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Why Nigeria needs a digital currency – CBN

Oluwasina Phillip

The Central Bank of Nigeria has explained the economic implications and importance of a centralized and regulated digital currency in Nigeria.

The apex bank had earlier revealed that it would be launching e-naira, a digital equivalent of the naira in October, in line with global trends.

According to the Director, Information and Technology, CBN, Rakitya Muhammed, the introduction of the e-naira can catalyze Nigeria’s digital economy, boost cross border trade and enable better macroeconomic policy formulation.

Muhammed spoke virtually at the Third Quarter Industry Forum of the Committee of E-business Industry Heads held in Abuja on Wednesday.

She spoke on the theme, “Digital Currency and the Prospects of Central Bank Digital Currency in Nigeria”.
She said, “If people adopt more of the usage of the e-naira, then we will be able to have more data to formulate better macroeconomic policies.

“And when countries come on board and create their own digital currencies, then we will be able to have faster exchange of currencies and therefore we might be able to boost cross border trade at a much lower cost.

“Of-course payment efficiency, even though we know that Nigeria has one of the best payment systems in the world, we will still be able to improve on that.”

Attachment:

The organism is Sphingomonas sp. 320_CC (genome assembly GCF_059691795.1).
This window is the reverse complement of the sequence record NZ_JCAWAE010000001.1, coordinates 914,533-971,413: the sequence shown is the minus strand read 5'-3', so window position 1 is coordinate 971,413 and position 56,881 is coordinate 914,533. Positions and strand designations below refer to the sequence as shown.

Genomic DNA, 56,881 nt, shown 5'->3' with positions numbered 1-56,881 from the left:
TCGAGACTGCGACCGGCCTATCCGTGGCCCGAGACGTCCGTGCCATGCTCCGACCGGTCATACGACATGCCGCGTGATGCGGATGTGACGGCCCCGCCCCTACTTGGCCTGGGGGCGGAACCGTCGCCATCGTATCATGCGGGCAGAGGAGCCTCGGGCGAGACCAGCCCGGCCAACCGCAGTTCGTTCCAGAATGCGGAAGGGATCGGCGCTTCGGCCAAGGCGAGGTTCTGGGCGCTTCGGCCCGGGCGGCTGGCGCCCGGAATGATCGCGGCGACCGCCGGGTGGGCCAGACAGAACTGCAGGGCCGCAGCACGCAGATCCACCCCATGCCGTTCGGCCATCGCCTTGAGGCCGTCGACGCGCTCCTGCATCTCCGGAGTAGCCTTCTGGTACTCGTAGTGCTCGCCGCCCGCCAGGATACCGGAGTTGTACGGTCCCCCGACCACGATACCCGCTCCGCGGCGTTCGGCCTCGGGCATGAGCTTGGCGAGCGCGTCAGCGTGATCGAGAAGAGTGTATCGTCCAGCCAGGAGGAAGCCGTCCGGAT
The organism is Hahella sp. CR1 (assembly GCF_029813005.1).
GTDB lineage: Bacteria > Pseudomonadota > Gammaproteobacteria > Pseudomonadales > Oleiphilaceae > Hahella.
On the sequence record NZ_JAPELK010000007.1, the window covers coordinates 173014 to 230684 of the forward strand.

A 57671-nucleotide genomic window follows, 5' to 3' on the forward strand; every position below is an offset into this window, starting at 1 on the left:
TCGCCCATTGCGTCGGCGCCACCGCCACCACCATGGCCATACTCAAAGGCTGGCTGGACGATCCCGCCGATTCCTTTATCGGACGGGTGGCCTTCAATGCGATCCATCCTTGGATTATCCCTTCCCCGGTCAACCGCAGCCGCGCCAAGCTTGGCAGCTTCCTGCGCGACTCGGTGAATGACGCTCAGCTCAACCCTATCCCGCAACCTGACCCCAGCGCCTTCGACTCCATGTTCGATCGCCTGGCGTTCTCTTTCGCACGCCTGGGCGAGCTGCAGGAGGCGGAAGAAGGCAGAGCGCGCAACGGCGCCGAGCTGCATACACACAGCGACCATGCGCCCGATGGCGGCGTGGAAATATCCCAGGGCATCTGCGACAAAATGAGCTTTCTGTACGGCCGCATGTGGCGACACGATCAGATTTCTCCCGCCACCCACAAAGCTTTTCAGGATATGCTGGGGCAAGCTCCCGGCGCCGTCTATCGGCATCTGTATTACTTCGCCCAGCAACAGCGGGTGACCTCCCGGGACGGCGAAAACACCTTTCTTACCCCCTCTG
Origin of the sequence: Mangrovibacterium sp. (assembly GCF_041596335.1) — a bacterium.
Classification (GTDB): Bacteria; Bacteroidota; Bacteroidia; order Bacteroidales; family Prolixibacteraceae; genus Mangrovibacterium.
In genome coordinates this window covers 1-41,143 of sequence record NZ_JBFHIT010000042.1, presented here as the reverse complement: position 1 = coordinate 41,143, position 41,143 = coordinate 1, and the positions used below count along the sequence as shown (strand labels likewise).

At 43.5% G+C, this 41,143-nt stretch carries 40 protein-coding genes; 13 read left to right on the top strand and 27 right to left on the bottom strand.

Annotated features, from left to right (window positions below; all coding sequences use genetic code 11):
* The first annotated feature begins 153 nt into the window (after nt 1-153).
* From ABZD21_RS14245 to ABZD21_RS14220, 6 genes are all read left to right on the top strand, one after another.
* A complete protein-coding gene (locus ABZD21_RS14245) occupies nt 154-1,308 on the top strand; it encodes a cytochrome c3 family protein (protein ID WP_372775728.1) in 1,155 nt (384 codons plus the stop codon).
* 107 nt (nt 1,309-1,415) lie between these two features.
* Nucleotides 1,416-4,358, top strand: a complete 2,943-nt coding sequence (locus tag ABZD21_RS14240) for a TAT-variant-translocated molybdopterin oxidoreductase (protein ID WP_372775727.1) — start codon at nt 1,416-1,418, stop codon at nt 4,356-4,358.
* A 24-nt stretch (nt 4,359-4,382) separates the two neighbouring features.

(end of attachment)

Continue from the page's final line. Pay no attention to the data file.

“We believe that the e-naira will be a catalyst for digital economy because the people who are outside the formal banking sector will be integrated.”

Speaking on the e-naira design, Muhammed disclosed that the design would soon be revealed as the apex bank had concluded its development.
The e-naira, she noted, will be a legal tender like the fiat naira, it will not replace but complementary the naira and anonymity of transactions is guaranteed.

“In terms of the e-naira design, it will be a legal tender just like cash which is one of the fundamental differences between it and the cryptocurrency.

“One e-naira will be equal to one fiat naira, and we adopted a two-tier retail model that would be a lot less disruption into the financial system.

“Our banks, payment service providers and Fintech are all going to be onboard and we are going to key to the infrastructure they have already and incorporate the new system.

“It is not meant to replace the cash we have only to supplement.
“We chose an account-based implementation because we want to tie the wallet to the digital identity of the user.

“It would be value based which means that we will see the amount of money changing hands without necessarily seeing who is behind the transactions so anonymity is complete and absolute.

“This will allow us to be able to conduct their AML/KYC operations. It is going to be non-interest bearing at least for now,” the director noted.

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